Stop this one bad habit and increase your productivity 40 Percent


The lie of multitasking and why you need to stop
If you think that multi-tasking is an indicator of efficiency and smartness, then this is the article for you!! Actually, multitasking is a bad idea; rather, frequent multitasking shrinks your brain and lowers your IQ. And wait, there is more….well, far from saving you time, multitasking cuts your productivity by a whopping 40 percent! That’s because as you switch from task to task, your brain reacts to the feeling of newness with a jolt of dopamine – the same brain chemical that causes heroin addiction.

A frightening discovery
You may think you’re taking part in a conference call, writing a report, and texting home all at the same time, but what your brain is actually doing is switching non-stop among these different activities. That’s costing you both efficiency and brain cells. Multitasking lowers your IQ, shrinks your brain, and cuts your productivity – and it’s addictive. Here’s how to stop for good…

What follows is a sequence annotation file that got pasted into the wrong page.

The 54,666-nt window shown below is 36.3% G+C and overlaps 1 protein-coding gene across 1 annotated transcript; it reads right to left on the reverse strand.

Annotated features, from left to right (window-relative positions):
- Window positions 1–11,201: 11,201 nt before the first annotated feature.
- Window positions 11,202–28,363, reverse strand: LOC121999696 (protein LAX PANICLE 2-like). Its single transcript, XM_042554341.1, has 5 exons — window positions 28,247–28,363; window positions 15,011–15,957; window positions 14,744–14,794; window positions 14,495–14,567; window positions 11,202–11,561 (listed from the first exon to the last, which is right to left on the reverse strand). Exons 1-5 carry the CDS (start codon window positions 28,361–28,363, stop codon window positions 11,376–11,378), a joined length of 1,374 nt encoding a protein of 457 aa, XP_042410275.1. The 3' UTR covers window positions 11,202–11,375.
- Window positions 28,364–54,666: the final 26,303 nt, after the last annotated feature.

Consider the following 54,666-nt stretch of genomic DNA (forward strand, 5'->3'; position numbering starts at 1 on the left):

A few more facts
What multi-taskers do not realise is that they are actually devolving their brain. Rather than following our ancestors’ lead by training the brain to learn and be creative through deep focus, they are actually following the path of the side-sighted animals. By multi-tasking, they are attempting to apply the logic of their limbic system – which can only handle simple problems like 10×5 – to much more complicated tasks. This can be extremely dangerous…

The damages of multi-tasking
Not only will this lead to low-quality work, but it will also strengthen the limbic system, which also motivates us to indulge in unhealthy food, give up on challenging tasks and skip our workouts. Essentially, the more you multi-task, the weaker your willpower becomes.